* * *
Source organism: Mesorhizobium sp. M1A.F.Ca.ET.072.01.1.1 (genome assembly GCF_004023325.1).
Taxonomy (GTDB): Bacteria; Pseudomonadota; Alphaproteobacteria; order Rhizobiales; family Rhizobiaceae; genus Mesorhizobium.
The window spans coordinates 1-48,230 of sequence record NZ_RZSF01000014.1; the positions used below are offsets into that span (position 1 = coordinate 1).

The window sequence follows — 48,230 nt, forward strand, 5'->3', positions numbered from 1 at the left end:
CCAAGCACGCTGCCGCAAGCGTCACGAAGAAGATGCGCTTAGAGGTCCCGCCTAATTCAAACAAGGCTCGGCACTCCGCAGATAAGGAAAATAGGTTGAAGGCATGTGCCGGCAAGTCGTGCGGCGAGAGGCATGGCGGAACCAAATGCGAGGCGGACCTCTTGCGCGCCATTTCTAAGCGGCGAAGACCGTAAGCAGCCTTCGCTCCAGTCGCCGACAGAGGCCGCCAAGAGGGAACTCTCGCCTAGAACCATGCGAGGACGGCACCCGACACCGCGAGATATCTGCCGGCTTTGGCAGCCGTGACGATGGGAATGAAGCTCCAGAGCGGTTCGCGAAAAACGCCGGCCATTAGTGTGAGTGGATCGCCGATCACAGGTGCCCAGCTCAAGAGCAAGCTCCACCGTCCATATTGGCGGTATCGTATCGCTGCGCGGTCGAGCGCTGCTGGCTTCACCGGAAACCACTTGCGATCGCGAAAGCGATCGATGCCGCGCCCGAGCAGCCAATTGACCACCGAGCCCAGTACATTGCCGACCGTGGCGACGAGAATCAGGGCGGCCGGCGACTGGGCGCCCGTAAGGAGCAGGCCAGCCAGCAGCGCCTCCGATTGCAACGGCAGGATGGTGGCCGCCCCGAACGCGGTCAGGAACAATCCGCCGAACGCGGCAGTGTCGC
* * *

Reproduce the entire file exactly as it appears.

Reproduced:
Source organism: Mesorhizobium sp. M1A.F.Ca.ET.072.01.1.1 (genome assembly GCF_004023325.1).
Taxonomy (GTDB): Bacteria; Pseudomonadota; Alphaproteobacteria; order Rhizobiales; family Rhizobiaceae; genus Mesorhizobium.
The window spans coordinates 1-48,230 of sequence record NZ_RZSF01000014.1; the positions used below are offsets into that span (position 1 = coordinate 1).

The window sequence follows — 48,230 nt, forward strand, 5'->3', positions numbered from 1 at the left end:
CCAAGCACGCTGCCGCAAGCGTCACGAAGAAGATGCGCTTAGAGGTCCCGCCTAATTCAAACAAGGCTCGGCACTCCGCAGATAAGGAAAATAGGTTGAAGGCATGTGCCGGCAAGTCGTGCGGCGAGAGGCATGGCGGAACCAAATGCGAGGCGGACCTCTTGCGCGCCATTTCTAAGCGGCGAAGACCGTAAGCAGCCTTCGCTCCAGTCGCCGACAGAGGCCGCCAAGAGGGAACTCTCGCCTAGAACCATGCGAGGACGGCACCCGACACCGCGAGATATCTGCCGGCTTTGGCAGCCGTGACGATGGGAATGAAGCTCCAGAGCGGTTCGCGAAAAACGCCGGCCATTAGTGTGAGTGGATCGCCGATCACAGGTGCCCAGCTCAAGAGCAAGCTCCACCGTCCATATTGGCGGTATCGTATCGCTGCGCGGTCGAGCGCTGCTGGCTTCACCGGAAACCACTTGCGATCGCGAAAGCGATCGATGCCGCGCCCGAGCAGCCAATTGACCACCGAGCCCAGTACATTGCCGACCGTGGCGACGAGAATCAGGGCGGCCGGCGACTGGGCGCCCGTAAGGAGCAGGCCAGCCAGCAGCGCCTCCGATTGCAACGGCAGGATGGTGGCCGCCCCGAACGCGGTCAGGAACAATCCGCCGAACGCGGCAGTGTCGC